Think about it:


No one would walk up to a group of white people sitting down at an Ethiopian restaurant to Injera and call them cultural vultures. On the other hand, if these same white people were to wear the beautiful Habesha Kemis (these are Ethiopian wear), the internet would go viral, or we would hear about it. We must ask ourselves,why? Why is it okay to eat the food, but not wear clothes?


Here’s another perspective. As a young Tanzanian woman, I come from a country that has over 120 tribes or dialectic. My Mother is Nyamwezi, and my father is Hehe. I am not Maasai; however, I love wearing the Maasai jewelry and the bold colors within the fabrics. However there are certain ceremonial jewelry that I will not dare to wear out of respect for the Maasai culture. As beautiful as the pieces may be, I will not try to make them into a fashion statement. Which means, for me, I also have to be careful and not practice cultural appropriation, which is a slippery slope for me as a native African woman.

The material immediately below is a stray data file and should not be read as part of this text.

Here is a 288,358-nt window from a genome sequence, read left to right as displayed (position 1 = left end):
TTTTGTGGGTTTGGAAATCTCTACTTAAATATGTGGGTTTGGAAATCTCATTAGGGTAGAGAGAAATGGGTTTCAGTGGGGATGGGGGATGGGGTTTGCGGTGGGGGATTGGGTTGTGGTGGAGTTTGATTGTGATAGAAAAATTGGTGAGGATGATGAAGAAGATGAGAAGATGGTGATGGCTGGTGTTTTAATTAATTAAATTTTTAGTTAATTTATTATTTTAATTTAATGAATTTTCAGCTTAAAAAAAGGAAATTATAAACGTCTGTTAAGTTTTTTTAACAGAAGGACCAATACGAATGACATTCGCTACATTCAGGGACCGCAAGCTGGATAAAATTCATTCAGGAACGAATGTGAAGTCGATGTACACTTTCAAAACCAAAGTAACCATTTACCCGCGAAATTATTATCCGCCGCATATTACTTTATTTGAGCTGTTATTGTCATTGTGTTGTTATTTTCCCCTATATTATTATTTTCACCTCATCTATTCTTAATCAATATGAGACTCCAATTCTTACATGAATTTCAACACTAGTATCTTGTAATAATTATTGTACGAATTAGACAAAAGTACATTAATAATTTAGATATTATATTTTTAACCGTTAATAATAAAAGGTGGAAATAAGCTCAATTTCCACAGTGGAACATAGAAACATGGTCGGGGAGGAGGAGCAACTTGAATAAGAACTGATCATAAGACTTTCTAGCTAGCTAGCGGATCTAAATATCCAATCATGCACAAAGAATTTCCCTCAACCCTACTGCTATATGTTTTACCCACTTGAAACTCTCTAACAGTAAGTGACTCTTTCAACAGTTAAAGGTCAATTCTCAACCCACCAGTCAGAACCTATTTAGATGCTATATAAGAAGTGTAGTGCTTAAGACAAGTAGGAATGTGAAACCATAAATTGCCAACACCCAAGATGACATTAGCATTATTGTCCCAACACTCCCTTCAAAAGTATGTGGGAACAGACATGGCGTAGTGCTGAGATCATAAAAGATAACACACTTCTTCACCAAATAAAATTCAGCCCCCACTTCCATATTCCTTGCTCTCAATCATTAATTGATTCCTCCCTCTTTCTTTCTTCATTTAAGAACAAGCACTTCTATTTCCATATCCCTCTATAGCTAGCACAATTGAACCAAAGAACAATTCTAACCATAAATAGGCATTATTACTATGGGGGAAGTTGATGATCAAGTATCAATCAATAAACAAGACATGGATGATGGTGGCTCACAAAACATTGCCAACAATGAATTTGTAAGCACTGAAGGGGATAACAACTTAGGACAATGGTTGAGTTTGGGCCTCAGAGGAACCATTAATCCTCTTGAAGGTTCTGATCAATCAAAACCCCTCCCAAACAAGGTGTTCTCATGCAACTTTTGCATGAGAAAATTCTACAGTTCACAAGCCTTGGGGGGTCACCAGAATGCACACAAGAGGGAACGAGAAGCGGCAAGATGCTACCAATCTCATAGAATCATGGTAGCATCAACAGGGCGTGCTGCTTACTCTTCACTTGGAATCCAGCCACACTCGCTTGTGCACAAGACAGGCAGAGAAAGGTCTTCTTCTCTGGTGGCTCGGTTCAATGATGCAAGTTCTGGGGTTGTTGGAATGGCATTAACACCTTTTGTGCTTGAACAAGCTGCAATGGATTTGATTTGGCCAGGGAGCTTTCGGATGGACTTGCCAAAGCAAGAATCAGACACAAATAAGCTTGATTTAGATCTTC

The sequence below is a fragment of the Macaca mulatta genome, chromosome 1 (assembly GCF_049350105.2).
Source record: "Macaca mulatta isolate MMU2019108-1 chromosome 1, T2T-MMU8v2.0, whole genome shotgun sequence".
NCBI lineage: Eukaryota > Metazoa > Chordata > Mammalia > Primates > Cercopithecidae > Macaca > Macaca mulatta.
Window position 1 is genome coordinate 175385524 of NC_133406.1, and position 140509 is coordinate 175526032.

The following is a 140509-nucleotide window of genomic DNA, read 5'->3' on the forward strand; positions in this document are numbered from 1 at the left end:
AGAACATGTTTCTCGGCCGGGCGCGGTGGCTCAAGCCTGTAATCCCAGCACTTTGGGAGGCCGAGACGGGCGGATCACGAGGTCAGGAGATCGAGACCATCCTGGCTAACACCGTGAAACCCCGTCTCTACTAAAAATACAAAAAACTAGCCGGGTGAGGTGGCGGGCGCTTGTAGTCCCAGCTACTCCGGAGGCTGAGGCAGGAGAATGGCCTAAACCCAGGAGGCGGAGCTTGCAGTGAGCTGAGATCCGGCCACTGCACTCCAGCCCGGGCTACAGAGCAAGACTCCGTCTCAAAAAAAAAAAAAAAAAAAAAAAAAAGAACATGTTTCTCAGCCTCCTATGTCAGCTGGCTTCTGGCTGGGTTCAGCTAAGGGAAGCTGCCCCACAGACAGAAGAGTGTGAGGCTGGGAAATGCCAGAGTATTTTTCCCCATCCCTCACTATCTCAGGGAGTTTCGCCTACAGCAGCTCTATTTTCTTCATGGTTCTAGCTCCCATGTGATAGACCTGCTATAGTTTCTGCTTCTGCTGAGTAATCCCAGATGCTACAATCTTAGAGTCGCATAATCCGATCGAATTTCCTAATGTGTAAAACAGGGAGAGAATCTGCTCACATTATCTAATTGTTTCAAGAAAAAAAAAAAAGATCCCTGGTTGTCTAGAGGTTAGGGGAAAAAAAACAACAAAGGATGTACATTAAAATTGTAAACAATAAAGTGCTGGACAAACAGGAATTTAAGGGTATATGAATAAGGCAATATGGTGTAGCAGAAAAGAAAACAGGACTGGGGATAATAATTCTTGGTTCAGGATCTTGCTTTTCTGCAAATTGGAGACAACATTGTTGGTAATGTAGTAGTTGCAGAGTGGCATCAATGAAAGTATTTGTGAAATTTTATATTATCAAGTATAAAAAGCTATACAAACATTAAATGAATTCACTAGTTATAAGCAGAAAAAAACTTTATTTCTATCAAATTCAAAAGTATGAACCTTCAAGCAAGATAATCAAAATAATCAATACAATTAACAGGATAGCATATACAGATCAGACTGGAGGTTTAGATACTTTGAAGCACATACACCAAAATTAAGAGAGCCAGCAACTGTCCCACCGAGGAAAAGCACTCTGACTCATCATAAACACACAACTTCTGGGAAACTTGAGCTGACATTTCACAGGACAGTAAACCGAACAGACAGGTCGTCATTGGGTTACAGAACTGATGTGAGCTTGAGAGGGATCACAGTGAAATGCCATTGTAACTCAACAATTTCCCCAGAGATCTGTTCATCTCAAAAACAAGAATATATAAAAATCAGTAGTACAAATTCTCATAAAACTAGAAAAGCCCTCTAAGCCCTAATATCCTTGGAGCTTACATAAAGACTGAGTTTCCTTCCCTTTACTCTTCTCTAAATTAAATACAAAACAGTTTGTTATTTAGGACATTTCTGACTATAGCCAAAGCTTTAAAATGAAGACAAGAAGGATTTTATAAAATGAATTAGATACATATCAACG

left image by Rahel Mwitula Williams; right image by Gaby Valladolid


Nevertheless, the concept of cultural appropriation did not come out of a vacuum; there is a reason behind it. Dominant members of society have abused and stolen other cultures with no remorse or regard to the damage it has caused.

We are having cultural appropriation issues because dominant members in our society have done an excellent job of stealing minority cultures. They have taken them, branded them, marketed them as their own and now we have to navigate this sensitive place.


For example, if you ask me the song “The Lion Sleeps Tonight” which was a popular hit covered by many artists in the U.S. However, it became a number one hit when a doo-wop group, The Tokens recorded it. In my opinion, this was a classic case of cultural appropriation of music. The song was originally written and performed in 1939 by a South African artist, Solomon Linda, who was known by the name, Mbube. However, because the dominant members of society understood how the law worked, they were able to brand, market and copyright the song,something that Mbube did not know. The song was later revived as it was featured in the very popular movie, “The Lion King.”